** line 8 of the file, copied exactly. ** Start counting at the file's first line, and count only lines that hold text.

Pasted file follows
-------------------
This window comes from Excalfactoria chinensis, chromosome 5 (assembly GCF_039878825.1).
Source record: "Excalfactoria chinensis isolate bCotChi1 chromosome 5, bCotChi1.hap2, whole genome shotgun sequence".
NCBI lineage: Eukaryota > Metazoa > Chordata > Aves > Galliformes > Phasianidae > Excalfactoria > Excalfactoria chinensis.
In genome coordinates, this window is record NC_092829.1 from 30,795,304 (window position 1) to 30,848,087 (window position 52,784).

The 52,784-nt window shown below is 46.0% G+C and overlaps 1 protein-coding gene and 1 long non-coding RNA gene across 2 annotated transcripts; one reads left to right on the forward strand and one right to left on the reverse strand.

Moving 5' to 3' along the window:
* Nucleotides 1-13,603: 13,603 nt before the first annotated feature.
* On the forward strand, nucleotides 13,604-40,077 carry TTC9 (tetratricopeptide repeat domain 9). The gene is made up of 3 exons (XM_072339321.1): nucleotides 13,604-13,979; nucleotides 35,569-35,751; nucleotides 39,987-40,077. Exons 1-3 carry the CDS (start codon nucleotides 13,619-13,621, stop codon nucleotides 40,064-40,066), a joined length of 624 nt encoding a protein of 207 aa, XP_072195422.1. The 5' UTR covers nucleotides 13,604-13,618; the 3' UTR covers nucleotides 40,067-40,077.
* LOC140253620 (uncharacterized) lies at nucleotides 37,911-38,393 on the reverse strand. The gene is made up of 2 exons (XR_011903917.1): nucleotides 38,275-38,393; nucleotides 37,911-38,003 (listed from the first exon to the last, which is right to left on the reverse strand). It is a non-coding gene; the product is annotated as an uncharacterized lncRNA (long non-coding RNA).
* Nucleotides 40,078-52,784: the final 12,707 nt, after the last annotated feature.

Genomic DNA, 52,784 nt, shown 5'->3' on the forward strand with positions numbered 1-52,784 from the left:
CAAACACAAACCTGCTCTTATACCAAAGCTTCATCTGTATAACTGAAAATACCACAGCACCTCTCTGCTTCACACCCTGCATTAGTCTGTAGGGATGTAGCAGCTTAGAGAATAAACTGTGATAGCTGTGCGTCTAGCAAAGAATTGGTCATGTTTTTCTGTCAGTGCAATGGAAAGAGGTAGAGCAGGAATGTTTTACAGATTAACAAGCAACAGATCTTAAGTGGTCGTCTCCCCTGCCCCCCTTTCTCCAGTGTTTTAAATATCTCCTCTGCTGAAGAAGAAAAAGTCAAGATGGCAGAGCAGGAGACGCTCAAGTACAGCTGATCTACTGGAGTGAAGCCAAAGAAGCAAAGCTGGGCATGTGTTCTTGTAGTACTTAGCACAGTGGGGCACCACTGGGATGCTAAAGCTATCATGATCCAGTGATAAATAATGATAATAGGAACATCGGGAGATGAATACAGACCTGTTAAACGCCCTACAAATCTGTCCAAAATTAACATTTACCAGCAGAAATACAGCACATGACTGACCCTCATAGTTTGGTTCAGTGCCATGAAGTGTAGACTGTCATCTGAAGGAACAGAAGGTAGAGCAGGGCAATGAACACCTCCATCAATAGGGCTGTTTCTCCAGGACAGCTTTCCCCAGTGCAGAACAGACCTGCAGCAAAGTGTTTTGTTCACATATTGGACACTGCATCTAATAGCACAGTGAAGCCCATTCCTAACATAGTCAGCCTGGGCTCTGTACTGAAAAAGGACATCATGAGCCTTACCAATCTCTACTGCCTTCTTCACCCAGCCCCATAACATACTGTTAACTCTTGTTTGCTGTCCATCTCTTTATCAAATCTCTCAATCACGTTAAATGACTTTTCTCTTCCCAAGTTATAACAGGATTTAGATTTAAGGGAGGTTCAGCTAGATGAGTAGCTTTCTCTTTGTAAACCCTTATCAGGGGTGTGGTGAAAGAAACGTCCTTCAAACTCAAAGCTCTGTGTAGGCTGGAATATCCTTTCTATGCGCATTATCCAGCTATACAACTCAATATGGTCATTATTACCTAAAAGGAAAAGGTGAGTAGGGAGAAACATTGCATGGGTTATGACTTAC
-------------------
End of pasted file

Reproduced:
* On the forward strand, nucleotides 13,604-40,077 carry TTC9 (tetratricopeptide repeat domain 9). The gene is made up of 3 exons (XM_072339321.1): nucleotides 13,604-13,979; nucleotides 35,569-35,751; nucleotides 39,987-40,077. Exons 1-3 carry the CDS (start codon nucleotides 13,619-13,621, stop codon nucleotides 40,064-40,066), a joined length of 624 nt encoding a protein of 207 aa, XP_072195422.1. The 5' UTR covers nucleotides 13,604-13,618; the 3' UTR covers nucleotides 40,067-40,077.